The best in weekend arts & entertainment events from our STAFF

March 26, 2009|By Edward Gunts, Mary Carole McCauley, Rashod D. Ollison, Tim Smith and Michael Sragow.



moe., the critically well-received prog-rock band, has been around for about three decades. The band has been prolific in that time, turning out 17 albums. Its experimental but accessible approach to rock remains solid on the group's latest studio album, Sticks and Stones. The band performs at 6 p.m. Friday and Saturday at Rams Head Live, 20 Market Place. Tickets are $25-$29.50. Call 410-244-1131 or go to

Art Alexakis

Art Alexakis performs an acoustic set Friday night at Hard Rock Cafe Baltimore, along with Adam Scott-Wakefield of local blues band Old Man Brown. Alexakis, best known as the lead singer of Everclear, released last year an album of covers such as "Our Lips Are Sealed," "Rich Girl" and "Kicks" called The Vegas Years. Tickets are $5 and proceeds go to Musicians on Call, which provides music to patients in health care facilities. The show starts at 8 p.m. Hard Rock is at 601 E. Pratt St. Call 410-347-7625 or go to


'The Long Goodbye'

Elliott Gould as a rumpled, low-key Philip Marlowe and a supporting cast including Clifford Irving's mistress Nina Van Pallandt and former baseball pitcher Jim Bouton are among the many enigmatic attractions in Robert Altman's take on Raymond Chandler's The Long Goodbye. See this 1973 film about the futility of white-knight heroism in L.A. at noon Saturday ($6) and 7 p.m. Monday ($8) as part of the Charles' terrific Altman revival series. The Charles is at 1711 N. Charles St. Call 410-727-3456 or go to

Baltimore films

Savor Baltimore's neighborhoods in a double-bill at the Southeast Anchor library: Fells Point, Baltimore, 1976 (1976), and the Baltimore Neighborhood Heritage Project's assembled recollections of Hampden from its mill-town roots to the present, Memories (1981). The free presentation goes on at 2 p.m. Saturday at 3601 Eastern Ave. Call 410-396-1580 or go to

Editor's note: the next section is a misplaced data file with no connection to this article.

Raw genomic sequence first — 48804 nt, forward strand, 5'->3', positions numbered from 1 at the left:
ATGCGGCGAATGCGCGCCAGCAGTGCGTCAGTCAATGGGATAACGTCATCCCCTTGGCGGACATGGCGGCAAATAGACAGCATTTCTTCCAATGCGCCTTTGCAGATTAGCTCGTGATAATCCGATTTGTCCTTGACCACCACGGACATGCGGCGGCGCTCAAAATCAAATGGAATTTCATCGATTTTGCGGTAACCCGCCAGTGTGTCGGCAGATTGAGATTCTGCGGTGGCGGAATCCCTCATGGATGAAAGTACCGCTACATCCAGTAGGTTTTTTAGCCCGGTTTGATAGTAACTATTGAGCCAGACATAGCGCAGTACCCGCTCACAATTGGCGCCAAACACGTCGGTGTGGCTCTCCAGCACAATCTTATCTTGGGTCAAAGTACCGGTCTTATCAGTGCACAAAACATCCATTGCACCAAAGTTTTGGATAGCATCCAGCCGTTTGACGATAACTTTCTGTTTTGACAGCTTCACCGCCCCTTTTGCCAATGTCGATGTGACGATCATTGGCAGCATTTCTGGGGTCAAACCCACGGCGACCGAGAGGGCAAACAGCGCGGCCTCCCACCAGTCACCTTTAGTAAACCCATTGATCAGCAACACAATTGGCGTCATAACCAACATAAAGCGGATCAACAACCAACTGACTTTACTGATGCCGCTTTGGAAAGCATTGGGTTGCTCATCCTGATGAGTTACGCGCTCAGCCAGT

Two at Towson

Mezzo-soprano Leneida Crawford and pianist Robert Mills will explore the wealth of art songs composed in the 20th century and our nascent 21st at 8:15 p.m. Friday ($5-$13). And pianist Reynaldo Reyes continues his survey of Beethoven's 32 Sonatas with performances of Op. 10 and Op. 101 at 3 p.m. Sunday ($5-$20). Both events are at Towson University's Center for the Arts, Cross Campus and Osler drives. Call 410-704-2787 or go to

At An die Musik

WBJC radio personality Dyana Neal, who sang for years in the Baltimore Opera Chorus, will dedicate "I'll See You Again" to her colleagues in that defunct Baltimore Opera Company during a recital of arias and popular songs at 8 p.m. Thursday ($10, $15). And Joseph Gascho will employ three distinctly different harpsichords in a recital of works by Bach, Scarlatti and others at 7 p.m. Sunday ($5, $20). Both events are at An die Musik, 409 N. Charles St. Call 410-385-2638 or go to


Visionary Awards

The American Visionary Art Museum, 800 Key Highway, will give its "Grand Visionary Award" to musician Donovan "Mellow Yellow" Leitch and his wife, Linda, at the Glow Ball, the museum's annual fundraising gala, starting at 6:30 p.m. Saturday. The museum's Jim Rouse Visionary Award, presented to an individual who lives life according to a "high idea" without regard to making money, will go to "clowning physician" and Gesundheit Institute humanitarian Patch Adams, made famous by actor Robin Williams in the movie with the same name. The ball is a seated gourmet dinner and will include a performance by Donovan, also known for "Sunshine Superman" and "Hurdy Gurdy Man." Tickets are $300 per person to the dinner and an after-party that starts at 8:30 p.m. and runs until midnight. Tickets to the after-party alone are $75 per person. Go to or call 410-244-1900, ext. 238.


Artist Bridget Sullivan uses digital art to explore "the human relationship to the earth's ecosphere" in Watershed, a solo exhibit that runs through April 11 in the Member Gallery at the School 33 Art Center, 1427 Light St. Go to


'The Mechanical'

File The Mechanical under "truth is stranger than fiction." In the late 18th century, clever con artists defrauded audiences on both sides of the Atlantic by pretending to build a chess-playing robot named The Turk. This Bond Street Theatre piece has been described as part Monty Python, part Twilight Zone. Through April 5 at Baltimore Theatre Project, 45 W. Preston St. Showtimes vary. Tickets are $10-$20. Call 410-752-8558 or go to


Baltimore Sun Articles
Please note the green-lined linked article text has been applied commercially without any involvement from our newsroom editors, reporters or any other editorial staff.